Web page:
100 names on national terrorism list
Foreign minister Bert Koenders has added 10 Dutch nationals to the Netherlands’ terrorism list, due to their involvement in terrorist activities in Syria and Iraq. Their assets have been frozen and, as a result, they are now unable to withdraw money from their Dutch bank accounts or use their credit cards. There are now 100 names on the list, including 11 women and three organisations.
The national terrorism list is not a list of wanted persons per se. It is a list of individuals and organisations whose assets have been frozen. This prevents terrorist activities from being financed from a Dutch bank account.
Mr Koenders took the decision in consultation with the Minister of Security and Justice and the Minister of Finance, based on information from the Public Prosecution Service and the General Intelligence and Security Service (AIVD). Financial institutions use the public list to determine which accounts they need to freeze. This measure also affects friends and family of the listed jihadist travellers because it is illegal to provide money to anyone on the list. Those who do so risk a fine or even a prison sentence.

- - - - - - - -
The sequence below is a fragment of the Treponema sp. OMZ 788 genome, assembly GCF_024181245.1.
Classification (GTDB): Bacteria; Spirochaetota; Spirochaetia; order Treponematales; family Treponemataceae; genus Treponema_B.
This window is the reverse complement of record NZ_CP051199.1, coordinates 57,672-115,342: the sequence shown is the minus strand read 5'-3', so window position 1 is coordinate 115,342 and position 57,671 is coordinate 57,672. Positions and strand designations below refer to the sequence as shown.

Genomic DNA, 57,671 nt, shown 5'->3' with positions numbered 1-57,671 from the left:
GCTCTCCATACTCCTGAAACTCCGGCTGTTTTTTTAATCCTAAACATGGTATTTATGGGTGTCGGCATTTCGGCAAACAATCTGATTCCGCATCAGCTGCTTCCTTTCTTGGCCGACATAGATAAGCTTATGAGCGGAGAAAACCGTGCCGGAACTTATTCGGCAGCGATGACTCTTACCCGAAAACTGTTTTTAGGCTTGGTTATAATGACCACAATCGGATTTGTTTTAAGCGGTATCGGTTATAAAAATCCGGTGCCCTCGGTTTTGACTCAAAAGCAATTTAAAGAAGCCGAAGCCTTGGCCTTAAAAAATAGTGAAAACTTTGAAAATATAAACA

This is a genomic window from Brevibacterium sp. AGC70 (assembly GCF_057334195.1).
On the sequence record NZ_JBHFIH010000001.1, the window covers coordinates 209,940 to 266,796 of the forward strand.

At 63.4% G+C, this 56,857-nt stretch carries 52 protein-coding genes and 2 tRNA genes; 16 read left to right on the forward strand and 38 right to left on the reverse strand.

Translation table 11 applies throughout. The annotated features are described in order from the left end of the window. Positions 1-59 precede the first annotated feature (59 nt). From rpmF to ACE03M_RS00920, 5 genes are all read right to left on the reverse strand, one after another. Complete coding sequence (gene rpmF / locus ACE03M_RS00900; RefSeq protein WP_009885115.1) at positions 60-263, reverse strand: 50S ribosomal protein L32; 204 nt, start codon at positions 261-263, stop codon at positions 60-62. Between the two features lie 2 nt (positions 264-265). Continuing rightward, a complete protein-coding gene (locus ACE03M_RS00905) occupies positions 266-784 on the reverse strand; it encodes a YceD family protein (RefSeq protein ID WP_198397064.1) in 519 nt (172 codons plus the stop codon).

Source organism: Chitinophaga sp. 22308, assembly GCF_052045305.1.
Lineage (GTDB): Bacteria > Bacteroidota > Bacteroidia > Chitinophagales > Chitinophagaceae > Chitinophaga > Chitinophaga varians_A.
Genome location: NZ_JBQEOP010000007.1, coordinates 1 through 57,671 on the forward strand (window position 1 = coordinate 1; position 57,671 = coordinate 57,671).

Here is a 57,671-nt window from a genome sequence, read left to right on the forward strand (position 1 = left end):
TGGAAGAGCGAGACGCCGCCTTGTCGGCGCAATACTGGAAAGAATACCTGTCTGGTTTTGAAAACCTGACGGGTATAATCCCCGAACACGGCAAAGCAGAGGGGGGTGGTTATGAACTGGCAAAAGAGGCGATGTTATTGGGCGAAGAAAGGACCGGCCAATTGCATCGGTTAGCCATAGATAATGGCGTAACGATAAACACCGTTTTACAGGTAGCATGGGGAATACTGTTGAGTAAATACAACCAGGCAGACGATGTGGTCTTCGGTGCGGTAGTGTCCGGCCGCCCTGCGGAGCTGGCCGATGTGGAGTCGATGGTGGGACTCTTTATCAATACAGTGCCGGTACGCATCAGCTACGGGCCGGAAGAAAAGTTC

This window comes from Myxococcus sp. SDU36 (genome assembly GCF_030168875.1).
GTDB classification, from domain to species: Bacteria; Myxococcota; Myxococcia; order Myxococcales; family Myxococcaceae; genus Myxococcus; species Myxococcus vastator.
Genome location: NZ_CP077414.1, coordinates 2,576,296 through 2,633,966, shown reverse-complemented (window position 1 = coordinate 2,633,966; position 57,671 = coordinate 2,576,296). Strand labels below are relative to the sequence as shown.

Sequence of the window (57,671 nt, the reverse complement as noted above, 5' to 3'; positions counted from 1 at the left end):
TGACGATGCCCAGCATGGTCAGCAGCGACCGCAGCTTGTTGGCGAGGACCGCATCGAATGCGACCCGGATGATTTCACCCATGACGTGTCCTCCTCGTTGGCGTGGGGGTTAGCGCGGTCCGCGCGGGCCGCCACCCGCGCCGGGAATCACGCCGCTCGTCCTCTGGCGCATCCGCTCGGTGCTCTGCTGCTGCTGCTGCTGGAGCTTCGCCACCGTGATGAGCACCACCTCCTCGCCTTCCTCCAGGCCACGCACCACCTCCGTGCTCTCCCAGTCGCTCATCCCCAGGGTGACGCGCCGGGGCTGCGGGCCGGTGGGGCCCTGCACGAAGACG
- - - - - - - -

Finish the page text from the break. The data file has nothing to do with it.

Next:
The Netherlands shares its national terrorism list with other European Union member states and urges them to maintain, publish and share their own lists. ‘Publishing and sharing all terrorism lists makes it easier for EU citizens and financial institutions to see whose assets are frozen,’ said Mr Koenders.
The Netherlands is also pressing for better use of the European terrorism list. ‘We urgently need to use the EU sanctions regime more intensively,’ said the minister. ‘It’s essential to prevent a person on the national list from getting access to money in another EU country. Freezing assets at European level will make our efforts more effective.’
The freeze is part of a wider government action plan aimed at tackling jihadism. The Netherlands is also working closely at international level to curb terrorist threats. These efforts include co-chairing the Global Counterterrorism Forum (GCTF), in which 29 countries and the EU exchange knowledge on combating terrorism and preventing violent extremism.